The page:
As I recounted in my blog post a couple of weeks ago, the day I spent in Thailand with elephants was one of the most memorable days of my life. In the morning I went to a camp for aging elephants that had been retired from duty. My afternoon was spent at a training camp for elephants that would work with tourists. I wanted to experience what many people come to Thailand to see. I realize that there is much debate about using elephants for tourism and I will address these issues in a later post. This post is about my personal experience with elephants.
My day with elephants continues … after an amazing lunch at a local restaurant, my guide and I scampered off to our next adventure! This was the camp I was most intimidated by.
Most tourism operations in Thailand have gotten away (thankfully) from allowing tourists to ride elephants using the big cages atop their backs. The facility I went to, fortunately, only allows tourists to ride barebacked so you won’t injure the elephant.
As it was at the previous camp, when I arrived, they showed me to a changing room and gave me a blue, faded, smock and trousers, much like what mahouts wear and similar to my morning garb. The material is very thick and coarse but if you’ve ever ridden an elephant, you’d understand why — we humans need the protection!
After donning my afternoon attire I was seated at a table with loads of oranges, a handful of other tourists and our instructor. We learned basic mahout commands in Thai: stop, go, down, up, pick that up. Very valuable words when you are training an elephant.
Then we got to meet our charges for the next couple of hours …
Our guides handed each of us a basket filled with bananas and/or sugar cane and suddenly a stampede of elephants ran toward us!! I kid you not.
Have you ever had elephants running towards you?
It was one of the most thrilling moments of my life!
Shockingly, however, they were unbelievably cute and curious, even as their gigantic masses bounded eagerly toward their treats – and us. I was as surprised as the rest of the folks in my group when I realized they were much more gentle than I could have imagined.
After a couple of minutes of sharing our snacks with the elephants, I met my girl.
She was gorgeous.
Huge – at least 20 feet long! And she had the most soulful eyes I have ever seen. She inspected me with her eyes and her trunk.
I was smitten. Our mahout asked her to kneel down so I could climb aboard and she obeyed immediately. It hurt my heart to see this magnificent creature tamed by a man but she seemed eager to please and I knew my 145 lbs. was nothing on her 10,000 lb. frame.
The guides asked us to try mounting our elephants a couple of times so we could get the hang of the down, up, off, on – I was excited and terrified. After completing our training, we all lined up to take a stroll through the village to the elephant’s favorite watering hole.
I have to admit, learning the rhythm of an elephant is no easy task for an old gal like me, but I got there.
You have to sit up high on the elephant’s neck and hold your knees up above their ears. The flat part of the top of the head is where you rest your hands so there is not really a place to hold on.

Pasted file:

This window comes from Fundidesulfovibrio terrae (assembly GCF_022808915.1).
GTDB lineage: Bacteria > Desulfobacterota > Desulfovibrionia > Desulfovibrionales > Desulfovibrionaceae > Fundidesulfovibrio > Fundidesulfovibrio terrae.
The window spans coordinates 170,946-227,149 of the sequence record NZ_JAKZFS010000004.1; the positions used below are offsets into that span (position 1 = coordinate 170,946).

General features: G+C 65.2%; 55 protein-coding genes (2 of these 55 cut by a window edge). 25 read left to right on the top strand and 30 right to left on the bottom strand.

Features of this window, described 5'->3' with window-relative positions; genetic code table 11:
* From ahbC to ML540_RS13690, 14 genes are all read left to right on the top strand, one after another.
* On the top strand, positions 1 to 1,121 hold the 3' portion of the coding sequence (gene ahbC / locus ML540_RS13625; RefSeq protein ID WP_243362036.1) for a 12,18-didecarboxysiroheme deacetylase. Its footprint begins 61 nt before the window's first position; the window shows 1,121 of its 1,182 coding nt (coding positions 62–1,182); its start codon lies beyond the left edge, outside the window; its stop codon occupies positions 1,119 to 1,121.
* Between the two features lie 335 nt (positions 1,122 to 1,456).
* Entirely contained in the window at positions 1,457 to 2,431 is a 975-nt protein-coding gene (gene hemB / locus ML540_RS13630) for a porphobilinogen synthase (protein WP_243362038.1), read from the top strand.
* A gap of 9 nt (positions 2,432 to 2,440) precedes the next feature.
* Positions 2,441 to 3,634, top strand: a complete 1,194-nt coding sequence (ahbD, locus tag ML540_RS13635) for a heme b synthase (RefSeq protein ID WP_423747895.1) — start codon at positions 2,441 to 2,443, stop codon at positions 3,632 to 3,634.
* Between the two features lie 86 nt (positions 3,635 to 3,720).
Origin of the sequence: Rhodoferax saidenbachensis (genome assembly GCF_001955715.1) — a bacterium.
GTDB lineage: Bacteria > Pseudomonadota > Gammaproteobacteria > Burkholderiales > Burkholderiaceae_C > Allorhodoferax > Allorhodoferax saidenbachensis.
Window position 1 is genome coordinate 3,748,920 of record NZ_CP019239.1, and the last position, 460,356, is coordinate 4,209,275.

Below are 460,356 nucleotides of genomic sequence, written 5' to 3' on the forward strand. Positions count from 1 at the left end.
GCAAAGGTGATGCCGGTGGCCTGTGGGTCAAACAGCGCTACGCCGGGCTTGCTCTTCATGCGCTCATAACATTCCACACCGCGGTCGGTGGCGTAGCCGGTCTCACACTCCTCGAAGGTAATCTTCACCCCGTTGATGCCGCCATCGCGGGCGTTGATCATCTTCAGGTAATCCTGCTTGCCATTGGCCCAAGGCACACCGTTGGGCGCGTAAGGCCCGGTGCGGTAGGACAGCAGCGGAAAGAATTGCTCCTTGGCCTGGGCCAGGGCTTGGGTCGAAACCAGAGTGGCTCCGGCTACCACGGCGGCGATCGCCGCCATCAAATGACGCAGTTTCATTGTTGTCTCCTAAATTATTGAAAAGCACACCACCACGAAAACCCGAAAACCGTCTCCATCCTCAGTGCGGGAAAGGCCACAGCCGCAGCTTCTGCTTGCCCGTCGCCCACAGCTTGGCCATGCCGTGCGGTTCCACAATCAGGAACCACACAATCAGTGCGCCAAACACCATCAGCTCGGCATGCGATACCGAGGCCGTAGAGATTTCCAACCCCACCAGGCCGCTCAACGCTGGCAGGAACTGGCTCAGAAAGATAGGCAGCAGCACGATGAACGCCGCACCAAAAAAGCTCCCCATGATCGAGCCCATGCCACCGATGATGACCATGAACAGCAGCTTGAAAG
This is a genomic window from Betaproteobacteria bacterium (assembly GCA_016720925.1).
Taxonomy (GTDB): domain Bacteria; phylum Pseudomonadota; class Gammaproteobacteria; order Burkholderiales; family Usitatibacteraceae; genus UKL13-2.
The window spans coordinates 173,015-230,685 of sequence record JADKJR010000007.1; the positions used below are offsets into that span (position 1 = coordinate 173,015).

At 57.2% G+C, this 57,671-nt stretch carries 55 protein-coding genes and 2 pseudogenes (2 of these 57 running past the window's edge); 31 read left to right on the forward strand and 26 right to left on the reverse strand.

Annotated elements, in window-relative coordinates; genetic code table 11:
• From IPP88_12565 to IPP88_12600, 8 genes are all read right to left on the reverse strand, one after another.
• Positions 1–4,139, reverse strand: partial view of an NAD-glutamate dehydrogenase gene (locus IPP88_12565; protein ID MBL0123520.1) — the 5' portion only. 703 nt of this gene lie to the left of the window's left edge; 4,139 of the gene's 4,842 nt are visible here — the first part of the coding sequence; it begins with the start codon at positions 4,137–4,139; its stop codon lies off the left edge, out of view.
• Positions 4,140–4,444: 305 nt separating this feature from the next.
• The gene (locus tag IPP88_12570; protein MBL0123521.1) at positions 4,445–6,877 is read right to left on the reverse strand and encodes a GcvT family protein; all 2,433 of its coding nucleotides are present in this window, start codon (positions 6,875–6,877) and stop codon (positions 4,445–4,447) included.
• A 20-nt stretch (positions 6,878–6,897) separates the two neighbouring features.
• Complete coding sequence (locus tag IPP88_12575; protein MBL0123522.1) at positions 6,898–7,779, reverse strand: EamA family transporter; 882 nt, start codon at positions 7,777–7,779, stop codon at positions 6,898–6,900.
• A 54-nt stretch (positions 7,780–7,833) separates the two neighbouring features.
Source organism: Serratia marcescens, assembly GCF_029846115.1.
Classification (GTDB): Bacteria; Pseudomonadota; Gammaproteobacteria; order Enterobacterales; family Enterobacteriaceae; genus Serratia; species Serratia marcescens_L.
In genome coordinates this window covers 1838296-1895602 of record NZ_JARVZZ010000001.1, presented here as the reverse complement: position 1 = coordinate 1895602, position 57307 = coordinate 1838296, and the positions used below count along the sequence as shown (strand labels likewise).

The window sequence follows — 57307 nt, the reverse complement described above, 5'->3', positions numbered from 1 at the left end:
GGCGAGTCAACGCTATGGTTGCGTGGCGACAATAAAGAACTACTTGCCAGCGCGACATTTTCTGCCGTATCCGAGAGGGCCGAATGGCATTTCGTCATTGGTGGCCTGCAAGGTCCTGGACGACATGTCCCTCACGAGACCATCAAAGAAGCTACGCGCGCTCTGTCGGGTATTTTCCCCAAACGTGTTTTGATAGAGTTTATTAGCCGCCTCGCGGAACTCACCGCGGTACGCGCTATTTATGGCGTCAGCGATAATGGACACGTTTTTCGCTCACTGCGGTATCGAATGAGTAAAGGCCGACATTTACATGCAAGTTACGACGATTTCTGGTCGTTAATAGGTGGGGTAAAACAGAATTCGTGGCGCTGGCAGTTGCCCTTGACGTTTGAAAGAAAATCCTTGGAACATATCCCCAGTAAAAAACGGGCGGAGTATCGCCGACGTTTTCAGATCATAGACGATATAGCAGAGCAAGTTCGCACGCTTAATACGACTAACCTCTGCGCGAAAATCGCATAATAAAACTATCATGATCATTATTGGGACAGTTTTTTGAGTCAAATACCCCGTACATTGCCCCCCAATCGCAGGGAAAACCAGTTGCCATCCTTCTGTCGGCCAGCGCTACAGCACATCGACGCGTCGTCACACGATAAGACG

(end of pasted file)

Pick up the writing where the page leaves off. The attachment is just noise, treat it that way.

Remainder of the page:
Basically, you are forced to get into a rhythm or you cannot stay atop an elephant. There are no handholds, no ropes — no help whatsoever in steadying yourself!
Once I had the rhythm down I could let go and just
Her pace quickened and she nearly launched herself into the water! I stepped off easily once we were in the river but I was drenched. The guides were very cautious and made sure to let everyone know not to go between the elephants and to watch them carefully to avoid getting stepped on.
The elephants were splashing and squirting water like children. We all splashed them with water too. It was like a swimming pool filled with a bunch of adolescents!
I was absolutely filled with glee! And as I stepped back to the shore to take it all in, I realized it was one the most beautiful sites I had ever seen.
At that moment I was heartbroken at the thought of leaving her behind. Clearly, she couldn’t go with me but the thought of leaving her in a world of captivity confused and saddened me. She seemed so joyful yet I knew it wasn’t natural.
She was truly magnificent and childlike and, I wanted to protect her forever. My mind raced with thoughts of becoming her Mowgli and just staying in Thailand but she already had a mahout!
Yep, I was in love and I knew I wanted her (and all the other elephants in Thailand) to be treated with kindness and respect.
As we sauntered back to the village after our swim, I sang You Are My Sunshine to her. I hugged her a thousand times. I promised I’d see her again and I thanked her for allowing me to be a part of her world for a few hours.
She didn’t seem sad to live in a village. She looked well taken care of and adored by her mahout. I know there are elephants that do not get treated well in Thailand but this elephant seemed content.
It was life changing to know her if only for a couple of hours.
As hard as it was, I had to leave my beautiful girl with her huge soulful eyes, but I will never forget my day with elephants in Thailand!
Thanks for reading about my experience with elephants in Thailand. It was a truly remarkable experience and I hold the memories close to this day.
I know my experience likely leaves some of you longing for the chance to spend time with elephants and it might make others of you even more reluctant. I will speak more about elephant conservation and captive elephants in Thailand in coming blog posts so please stay tuned. And I’d love to hear your thoughts as well!
When you are ready to plan your trip to Thailand, give us a call. I’d love to tell you more about what experiences await you and your family.
With big elephant sized hugs to you,
Bambi Wineland is the mother of two internationally adopted children, a traveler, the